Does the Brain Feel Pain?

What the latest scientific research says about why and how we feel pain.

By 
Dr. Lara Birk, Ph.D.
Reviewed by 
Dr. Abigail Hirsch, Ph.D.
January 5, 2022
6
 min. read

Who feels like ice cream? Have you ever had a moment when you were eating ice cream and cut your lip on the plastic spoon? In an instant, you go from joy to “Ouch, that hurt!” Or maybe you were eating too fast and got “brain freeze”? Either way, when you think about ice cream, do you think about pain? Probably not. But your brain knows it’s a possibility because it’s happened before.

So let’s break down what happened in each of these scenarios to explore whether the brain feels pain.

What Happens to Your Brain When You’re in Pain?

In the case of your lip, first: sorry, that must’ve hurt! When your lip was cut, special nerves in your skin called nocireceptors, responsible for noting pain or injury, send a signal up your spinal cord to your brain that says tissue’s been damaged. Your brain takes that signal and assesses your threat level. Is this a fight-or-flight scenario? Do I need to retract a limb from danger? In this case, you probably winced and touched a finger to your lip to see if you were bleeding. But because it wasn’t a prolonged pain, and c’mon, ice cream, you returned to enjoying that sundae.

Your brain did all that in a matter of milliseconds, because that’s one of its jobs. But does your brain actually feel that pain in your lip? Simply put, no. Your brain doesn’t have nerve endings like nocireceptors. Those are found in your skin, muscles, joints, bones, and internal organs, but not on or inside your brain. Your brain merely interprets the pain signals sent to it and catalogues them for future reference (though hopefully your lips will be safe next time).

In the case of the brain freeze, the situation is actually similar. It’s not actually your brain freezing, or even your brain hurting. Your brain has been sent a signal that something very cold is quickly invading your system, so it responds by trying to warm the area. Your body warms itself by expanding blood vessels to allow for more blood flow. That rapid change in vessel size is what causes the pain (and why you feel better quickly after pressing your tongue to the roof of your mouth).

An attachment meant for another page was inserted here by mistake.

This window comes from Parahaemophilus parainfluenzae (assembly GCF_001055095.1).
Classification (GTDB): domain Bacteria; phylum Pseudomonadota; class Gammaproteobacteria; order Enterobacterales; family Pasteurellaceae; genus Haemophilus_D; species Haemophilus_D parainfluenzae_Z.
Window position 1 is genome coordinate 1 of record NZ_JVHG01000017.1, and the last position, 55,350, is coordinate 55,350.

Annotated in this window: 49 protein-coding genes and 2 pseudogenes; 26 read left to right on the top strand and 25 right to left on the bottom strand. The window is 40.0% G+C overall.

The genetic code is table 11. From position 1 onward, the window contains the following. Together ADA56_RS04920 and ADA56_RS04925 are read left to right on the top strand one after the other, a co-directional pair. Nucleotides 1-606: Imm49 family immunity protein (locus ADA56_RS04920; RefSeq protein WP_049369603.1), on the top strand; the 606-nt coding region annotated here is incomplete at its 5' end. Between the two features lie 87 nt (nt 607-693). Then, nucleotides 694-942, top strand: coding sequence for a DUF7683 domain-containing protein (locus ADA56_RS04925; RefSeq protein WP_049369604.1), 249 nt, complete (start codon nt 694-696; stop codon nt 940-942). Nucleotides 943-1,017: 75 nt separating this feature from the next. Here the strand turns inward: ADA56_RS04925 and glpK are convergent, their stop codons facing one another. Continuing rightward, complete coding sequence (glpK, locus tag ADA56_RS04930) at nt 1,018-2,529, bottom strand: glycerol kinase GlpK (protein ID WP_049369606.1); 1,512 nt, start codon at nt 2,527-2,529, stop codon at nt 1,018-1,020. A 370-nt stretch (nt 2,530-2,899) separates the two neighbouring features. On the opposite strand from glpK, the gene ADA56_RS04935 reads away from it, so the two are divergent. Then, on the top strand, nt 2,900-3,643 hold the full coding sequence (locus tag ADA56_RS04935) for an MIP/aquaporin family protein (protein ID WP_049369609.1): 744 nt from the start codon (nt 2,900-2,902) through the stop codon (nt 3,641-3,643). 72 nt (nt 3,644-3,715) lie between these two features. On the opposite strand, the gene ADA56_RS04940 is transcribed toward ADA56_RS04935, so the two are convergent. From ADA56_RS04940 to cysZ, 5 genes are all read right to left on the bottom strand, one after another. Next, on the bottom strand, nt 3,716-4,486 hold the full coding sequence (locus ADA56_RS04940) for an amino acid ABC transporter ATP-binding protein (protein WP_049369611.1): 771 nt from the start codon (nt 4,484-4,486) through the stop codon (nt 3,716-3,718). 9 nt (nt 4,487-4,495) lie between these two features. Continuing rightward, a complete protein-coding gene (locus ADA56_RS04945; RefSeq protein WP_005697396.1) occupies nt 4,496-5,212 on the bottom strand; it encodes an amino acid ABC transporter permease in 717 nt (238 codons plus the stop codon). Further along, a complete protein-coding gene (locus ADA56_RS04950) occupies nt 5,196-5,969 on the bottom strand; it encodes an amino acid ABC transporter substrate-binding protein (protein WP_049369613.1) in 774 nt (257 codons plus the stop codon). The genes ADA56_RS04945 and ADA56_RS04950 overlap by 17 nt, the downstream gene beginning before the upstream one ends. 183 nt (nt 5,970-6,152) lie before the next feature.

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The Basics of Pain and Your Brain

Not all pain is the same (more on that in a second), but the mechanics of what happens in your body and brain is seen across all types of pain. When your body senses pain, your brain:

  • Translates the signals sent from your nerve endings
  • Assesses your risk of danger
  • Determines the appropriate reaction
  • Sends signals to your body to respond (move your hand away, stay still, close your eyelid, etc.)
  • Makes a note of the pain
  • Associates that pain with an action (eating ice cream), object (crappy plastic spoons), or emotion (if you were eating ice cream because you were sad, for instance)

Did You Know There Are Different Types of Pain?

Sprained your ankle, got a papercut, met a mean bee? These common pains are called “nociceptive.” Nociceptive pain is caused by inflammation: bruises, cuts, sprains, and the like. This also extends to the pain of arthritis and cancer, when our joints or organs are inflamed. Nociceptive pain tends to be temporary, with relief coming from rest, healing, an over-the-counter pain reliever, or if necessary, a medical intervention.

If you’ve suffered damage to your nervous system, that produces a different kind of pain called “neuropathic” pain. The damage could occur because of an injury–like a pinched nerve in your foot– or from a disease like diabetes or MS, even as a result of chemotherapy. Since nerves don’t always heal properly, neuropathic pain is often at the heart of chronic pain.